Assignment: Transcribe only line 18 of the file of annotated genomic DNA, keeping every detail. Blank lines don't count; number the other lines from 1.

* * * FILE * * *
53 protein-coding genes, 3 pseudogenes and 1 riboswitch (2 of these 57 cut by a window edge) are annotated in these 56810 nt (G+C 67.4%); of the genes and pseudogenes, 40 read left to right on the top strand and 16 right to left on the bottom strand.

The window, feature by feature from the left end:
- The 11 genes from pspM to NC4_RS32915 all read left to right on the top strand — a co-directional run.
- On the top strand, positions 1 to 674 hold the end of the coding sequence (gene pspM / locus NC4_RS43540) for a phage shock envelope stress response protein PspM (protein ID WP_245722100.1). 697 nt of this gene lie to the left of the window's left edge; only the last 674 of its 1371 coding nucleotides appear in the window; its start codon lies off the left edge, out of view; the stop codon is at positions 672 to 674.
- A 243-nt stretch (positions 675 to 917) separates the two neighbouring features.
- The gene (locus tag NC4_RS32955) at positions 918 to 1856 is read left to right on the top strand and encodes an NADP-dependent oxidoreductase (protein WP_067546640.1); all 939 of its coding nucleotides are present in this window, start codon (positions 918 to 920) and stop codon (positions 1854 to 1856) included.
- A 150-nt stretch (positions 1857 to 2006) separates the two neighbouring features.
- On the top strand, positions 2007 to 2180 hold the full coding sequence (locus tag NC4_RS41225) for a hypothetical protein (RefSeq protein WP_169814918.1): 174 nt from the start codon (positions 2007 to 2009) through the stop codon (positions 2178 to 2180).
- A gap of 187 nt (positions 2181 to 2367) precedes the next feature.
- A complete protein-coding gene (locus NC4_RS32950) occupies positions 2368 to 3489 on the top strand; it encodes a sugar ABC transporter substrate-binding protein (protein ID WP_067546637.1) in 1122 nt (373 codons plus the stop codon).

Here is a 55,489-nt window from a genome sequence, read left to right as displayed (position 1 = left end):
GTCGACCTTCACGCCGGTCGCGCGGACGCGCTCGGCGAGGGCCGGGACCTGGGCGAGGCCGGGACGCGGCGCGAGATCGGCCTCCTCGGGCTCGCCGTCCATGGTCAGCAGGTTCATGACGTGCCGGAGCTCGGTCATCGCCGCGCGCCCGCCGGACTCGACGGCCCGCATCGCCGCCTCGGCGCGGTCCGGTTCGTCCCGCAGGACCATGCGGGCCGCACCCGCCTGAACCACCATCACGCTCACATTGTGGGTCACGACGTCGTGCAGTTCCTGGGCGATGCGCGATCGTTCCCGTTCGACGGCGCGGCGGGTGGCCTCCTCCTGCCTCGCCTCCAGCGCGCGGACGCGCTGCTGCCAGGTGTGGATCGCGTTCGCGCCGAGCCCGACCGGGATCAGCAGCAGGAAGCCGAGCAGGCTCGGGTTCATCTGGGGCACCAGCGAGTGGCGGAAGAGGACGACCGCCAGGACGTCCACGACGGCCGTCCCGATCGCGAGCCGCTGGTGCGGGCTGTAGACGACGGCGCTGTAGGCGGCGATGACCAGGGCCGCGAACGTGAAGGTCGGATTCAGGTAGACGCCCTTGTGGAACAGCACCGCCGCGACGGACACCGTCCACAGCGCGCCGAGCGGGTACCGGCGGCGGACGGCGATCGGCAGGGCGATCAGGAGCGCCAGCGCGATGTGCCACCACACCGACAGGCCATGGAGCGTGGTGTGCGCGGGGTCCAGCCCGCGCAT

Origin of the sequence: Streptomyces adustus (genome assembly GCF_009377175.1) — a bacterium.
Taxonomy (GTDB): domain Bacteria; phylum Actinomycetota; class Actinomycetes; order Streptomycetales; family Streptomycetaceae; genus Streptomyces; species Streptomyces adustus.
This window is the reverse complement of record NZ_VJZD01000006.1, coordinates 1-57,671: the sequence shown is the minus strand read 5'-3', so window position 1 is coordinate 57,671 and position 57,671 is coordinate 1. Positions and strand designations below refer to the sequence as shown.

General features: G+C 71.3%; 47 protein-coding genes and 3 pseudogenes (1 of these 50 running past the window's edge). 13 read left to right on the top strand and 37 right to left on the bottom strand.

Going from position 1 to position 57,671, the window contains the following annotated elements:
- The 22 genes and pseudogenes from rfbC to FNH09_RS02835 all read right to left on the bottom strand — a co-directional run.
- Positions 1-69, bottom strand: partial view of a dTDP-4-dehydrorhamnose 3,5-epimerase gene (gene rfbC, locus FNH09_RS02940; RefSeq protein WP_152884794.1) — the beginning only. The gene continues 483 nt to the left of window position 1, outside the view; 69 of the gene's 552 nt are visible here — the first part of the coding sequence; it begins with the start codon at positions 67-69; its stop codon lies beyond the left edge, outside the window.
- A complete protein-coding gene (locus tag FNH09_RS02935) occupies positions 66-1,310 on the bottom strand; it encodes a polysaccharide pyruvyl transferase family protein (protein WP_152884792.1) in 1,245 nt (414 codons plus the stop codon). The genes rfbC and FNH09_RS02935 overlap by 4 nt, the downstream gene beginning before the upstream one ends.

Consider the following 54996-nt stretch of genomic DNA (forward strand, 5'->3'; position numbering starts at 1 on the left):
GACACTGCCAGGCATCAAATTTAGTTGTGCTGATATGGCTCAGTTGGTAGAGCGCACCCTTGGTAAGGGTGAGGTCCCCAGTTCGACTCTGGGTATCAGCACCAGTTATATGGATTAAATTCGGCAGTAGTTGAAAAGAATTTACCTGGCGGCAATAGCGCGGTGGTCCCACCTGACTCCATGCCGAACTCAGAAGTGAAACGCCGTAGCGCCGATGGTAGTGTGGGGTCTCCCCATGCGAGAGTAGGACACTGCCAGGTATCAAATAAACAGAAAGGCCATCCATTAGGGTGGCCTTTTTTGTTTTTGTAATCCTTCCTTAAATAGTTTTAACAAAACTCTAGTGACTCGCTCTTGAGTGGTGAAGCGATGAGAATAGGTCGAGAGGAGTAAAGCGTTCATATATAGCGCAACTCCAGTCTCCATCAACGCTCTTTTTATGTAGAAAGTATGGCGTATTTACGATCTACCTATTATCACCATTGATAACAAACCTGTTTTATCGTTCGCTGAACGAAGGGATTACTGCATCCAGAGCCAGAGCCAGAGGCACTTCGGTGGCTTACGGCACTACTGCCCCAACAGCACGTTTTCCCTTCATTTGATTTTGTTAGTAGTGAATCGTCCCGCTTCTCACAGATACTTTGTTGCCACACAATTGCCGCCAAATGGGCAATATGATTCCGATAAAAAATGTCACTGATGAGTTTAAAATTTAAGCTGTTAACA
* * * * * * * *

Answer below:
- The 22 genes and pseudogenes from rfbC to FNH09_RS02835 all read right to left on the bottom strand — a co-directional run.